The Right to a Healthy Environment & the Rights of Future Generations
In July, the United Nations awarded its highest human rights prize to the Global Coalition of civil society organizations, Indigenous Peoples, social movements, and local communities that led the successful campaign for “the universal recognition of the right to a clean, healthy and sustainable environment.” The prize is the culmination of decades of movement building, legal advocacy, and policy diplomacy that CIEL has fostered, supported, and when necessary, coordinated. Given once every five years, this award recognizes the coalition’s vital role in securing the UN General Assembly’s universal recognition of the right to a healthy environment in 2022. This is the first time the prize was awarded to a global coalition.
The historic recognition of this right is already informing legal precedent and advancing accountability around the globe. It is informing advisory proceedings of the International Tribunal on the Law of the Sea, the Inter-American Court of Human Rights, and the International Court of Justice that will guide decision making; drive accountability; and support people, communities, and movements demanding their rights to a safe climate and a livable future. And it is a touchtone for integrating human rights into the global plastics treaty negotiations.
In a moment of serendipity, we learned of the UN Human Rights Prize just days before the public launch of the Maastricht Principles on the rights of future generations. At the heart of these Principles is the recognition that protecting the rights of future generations means simply according to those who will follow us the same human rights that each of us already enjoy. It means recognizing that we must avoid discrimination not only within generations, but across them, and safeguarding against that discrimination in the decisions and actions we take today. This critical conceptual breakthrough has opened the door to a growing community of experts and practitioners who are embracing the Principles as a legal tool to advance their work.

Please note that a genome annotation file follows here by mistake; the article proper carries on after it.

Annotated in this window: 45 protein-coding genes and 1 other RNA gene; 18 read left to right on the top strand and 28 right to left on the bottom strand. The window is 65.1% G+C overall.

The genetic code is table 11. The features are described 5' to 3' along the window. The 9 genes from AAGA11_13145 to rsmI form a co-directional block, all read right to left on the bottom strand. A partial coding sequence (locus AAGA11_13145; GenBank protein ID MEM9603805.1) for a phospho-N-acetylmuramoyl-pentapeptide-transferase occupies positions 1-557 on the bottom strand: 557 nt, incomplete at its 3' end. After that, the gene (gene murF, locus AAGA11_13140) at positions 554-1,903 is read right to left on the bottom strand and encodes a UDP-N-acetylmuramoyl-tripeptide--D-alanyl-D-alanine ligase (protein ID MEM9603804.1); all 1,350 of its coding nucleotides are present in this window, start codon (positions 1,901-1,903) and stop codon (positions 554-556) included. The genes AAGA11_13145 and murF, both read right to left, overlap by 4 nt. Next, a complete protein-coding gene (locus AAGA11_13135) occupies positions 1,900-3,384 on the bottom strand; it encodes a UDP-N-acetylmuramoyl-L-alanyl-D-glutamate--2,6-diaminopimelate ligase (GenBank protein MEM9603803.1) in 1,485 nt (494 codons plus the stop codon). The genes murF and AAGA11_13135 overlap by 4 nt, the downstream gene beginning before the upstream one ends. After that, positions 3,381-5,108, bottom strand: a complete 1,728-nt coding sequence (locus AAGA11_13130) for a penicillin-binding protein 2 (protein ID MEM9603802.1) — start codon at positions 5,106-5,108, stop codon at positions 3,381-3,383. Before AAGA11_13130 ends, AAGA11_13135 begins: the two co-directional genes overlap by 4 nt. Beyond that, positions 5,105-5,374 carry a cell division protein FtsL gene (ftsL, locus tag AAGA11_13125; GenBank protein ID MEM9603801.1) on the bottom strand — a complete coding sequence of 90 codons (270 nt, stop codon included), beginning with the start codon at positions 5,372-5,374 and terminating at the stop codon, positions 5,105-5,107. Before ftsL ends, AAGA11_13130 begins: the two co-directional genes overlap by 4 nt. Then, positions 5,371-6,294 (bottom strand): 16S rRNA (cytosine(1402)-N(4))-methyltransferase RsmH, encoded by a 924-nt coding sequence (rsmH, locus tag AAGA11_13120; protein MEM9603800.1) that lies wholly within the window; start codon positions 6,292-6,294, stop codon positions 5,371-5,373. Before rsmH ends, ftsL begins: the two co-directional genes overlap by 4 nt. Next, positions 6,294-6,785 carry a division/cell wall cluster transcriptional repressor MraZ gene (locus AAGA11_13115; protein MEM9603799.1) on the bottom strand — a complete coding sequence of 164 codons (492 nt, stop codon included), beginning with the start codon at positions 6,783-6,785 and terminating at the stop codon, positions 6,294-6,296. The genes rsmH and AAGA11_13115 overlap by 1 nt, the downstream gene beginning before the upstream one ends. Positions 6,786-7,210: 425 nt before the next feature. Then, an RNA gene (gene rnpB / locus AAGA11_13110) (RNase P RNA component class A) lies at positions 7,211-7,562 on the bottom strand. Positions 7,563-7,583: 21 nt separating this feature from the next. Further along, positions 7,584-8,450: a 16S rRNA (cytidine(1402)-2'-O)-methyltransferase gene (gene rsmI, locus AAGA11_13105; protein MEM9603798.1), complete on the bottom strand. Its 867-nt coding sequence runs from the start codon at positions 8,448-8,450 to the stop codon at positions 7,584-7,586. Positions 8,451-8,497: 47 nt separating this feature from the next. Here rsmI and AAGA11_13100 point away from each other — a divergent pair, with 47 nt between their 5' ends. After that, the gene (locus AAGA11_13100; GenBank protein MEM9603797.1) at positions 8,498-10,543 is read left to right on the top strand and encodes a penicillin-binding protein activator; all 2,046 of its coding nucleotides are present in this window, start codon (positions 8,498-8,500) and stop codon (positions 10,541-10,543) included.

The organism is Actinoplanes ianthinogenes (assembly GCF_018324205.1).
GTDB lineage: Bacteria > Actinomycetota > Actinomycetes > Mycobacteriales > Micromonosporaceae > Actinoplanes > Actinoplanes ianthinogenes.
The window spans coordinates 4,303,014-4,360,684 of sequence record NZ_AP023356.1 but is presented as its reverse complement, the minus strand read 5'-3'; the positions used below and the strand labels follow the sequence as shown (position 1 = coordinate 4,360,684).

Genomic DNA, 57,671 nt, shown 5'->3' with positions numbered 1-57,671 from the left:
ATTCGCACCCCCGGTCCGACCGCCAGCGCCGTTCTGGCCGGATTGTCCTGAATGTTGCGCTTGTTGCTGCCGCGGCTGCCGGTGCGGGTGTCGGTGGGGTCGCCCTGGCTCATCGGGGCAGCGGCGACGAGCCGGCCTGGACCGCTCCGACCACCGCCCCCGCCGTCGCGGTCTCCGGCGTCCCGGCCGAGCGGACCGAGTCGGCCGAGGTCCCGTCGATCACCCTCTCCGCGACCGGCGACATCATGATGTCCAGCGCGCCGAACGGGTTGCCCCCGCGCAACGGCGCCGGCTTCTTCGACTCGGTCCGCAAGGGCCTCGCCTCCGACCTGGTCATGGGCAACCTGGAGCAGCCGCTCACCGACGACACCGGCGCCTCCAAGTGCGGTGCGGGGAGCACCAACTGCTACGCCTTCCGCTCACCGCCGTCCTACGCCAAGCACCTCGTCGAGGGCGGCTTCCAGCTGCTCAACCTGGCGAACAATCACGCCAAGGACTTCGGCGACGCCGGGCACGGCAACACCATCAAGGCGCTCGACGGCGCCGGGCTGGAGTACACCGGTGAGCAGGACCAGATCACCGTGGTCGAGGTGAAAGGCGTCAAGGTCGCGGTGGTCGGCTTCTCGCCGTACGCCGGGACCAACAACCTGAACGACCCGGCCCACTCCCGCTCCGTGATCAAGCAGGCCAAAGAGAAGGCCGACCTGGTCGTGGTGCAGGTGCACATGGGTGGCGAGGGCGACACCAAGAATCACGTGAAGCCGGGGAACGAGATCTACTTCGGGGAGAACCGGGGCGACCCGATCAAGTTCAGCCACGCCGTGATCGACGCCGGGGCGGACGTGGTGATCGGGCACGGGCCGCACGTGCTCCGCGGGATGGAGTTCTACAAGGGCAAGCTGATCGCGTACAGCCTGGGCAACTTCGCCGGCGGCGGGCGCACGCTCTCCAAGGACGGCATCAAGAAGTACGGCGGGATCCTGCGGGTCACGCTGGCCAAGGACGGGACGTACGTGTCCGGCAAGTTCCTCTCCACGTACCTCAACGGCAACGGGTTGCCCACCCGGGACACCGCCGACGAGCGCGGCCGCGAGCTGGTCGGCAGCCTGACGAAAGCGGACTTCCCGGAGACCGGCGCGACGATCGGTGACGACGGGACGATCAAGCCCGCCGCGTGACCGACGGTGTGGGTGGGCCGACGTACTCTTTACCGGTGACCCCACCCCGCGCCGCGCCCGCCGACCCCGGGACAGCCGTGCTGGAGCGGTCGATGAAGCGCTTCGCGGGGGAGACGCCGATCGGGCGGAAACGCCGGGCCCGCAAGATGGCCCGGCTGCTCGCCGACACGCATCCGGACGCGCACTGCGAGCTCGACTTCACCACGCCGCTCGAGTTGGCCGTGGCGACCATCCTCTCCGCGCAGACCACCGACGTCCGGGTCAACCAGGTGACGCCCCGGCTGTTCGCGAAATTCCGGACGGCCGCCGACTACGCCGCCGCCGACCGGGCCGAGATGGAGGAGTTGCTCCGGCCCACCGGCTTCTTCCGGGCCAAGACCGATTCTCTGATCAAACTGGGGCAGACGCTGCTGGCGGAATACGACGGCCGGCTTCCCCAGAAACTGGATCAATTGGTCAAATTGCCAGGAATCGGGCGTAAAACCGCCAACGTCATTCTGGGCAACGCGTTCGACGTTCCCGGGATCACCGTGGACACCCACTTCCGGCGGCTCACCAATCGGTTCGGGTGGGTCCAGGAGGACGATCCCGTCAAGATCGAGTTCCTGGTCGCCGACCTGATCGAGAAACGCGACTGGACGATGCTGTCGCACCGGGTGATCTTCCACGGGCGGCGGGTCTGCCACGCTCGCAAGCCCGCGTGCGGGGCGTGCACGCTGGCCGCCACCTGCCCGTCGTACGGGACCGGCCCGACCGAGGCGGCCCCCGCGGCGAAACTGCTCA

The development of the Principles themselves, like the recognition of the right to a healthy environment before them, demanded years of painstaking groundwork — including research, consultations, and synthesis — that drew on the expertise and experience of more than 200 human rights and legal experts, social movement representatives, and regional convenings. In the short time since their release, the Principles have been incorporated into amicus briefs for lawsuits and legal bodies, and welcomed by governments, human rights organizations, and human rights mandate holders. The Principles have also been highlighted as a critical input for the UN’s upcoming Summit for the Future, which aims to create a process to define and protect the rights of future generations.
The Principles are significant not only for what they have accomplished in their first few months, but for what they reflect: the next step toward developing a more holistic legal system that acknowledges — as cultures and peoples around the world have long done — the profound interconnections between humans and the environment. They recognize that we only have one Earth to live on, and that we must live within its limits if we are to survive and thrive as a species.
Running throughout the Maastricht Principles on the rights of future generations is the recognition of the rights of Indigenous Peoples, the need to address intragenerational justice as a step to address intergenerational justice, and the importance of integrating progress from other areas of law, including the rights of nature. For that reason, the Maastricht Principles, alongside the right to a healthy environment, are helping lay foundations for the legal change that we seek — not just over the next few years, but for the coming decades. Because thinking on those timelines is how we change history.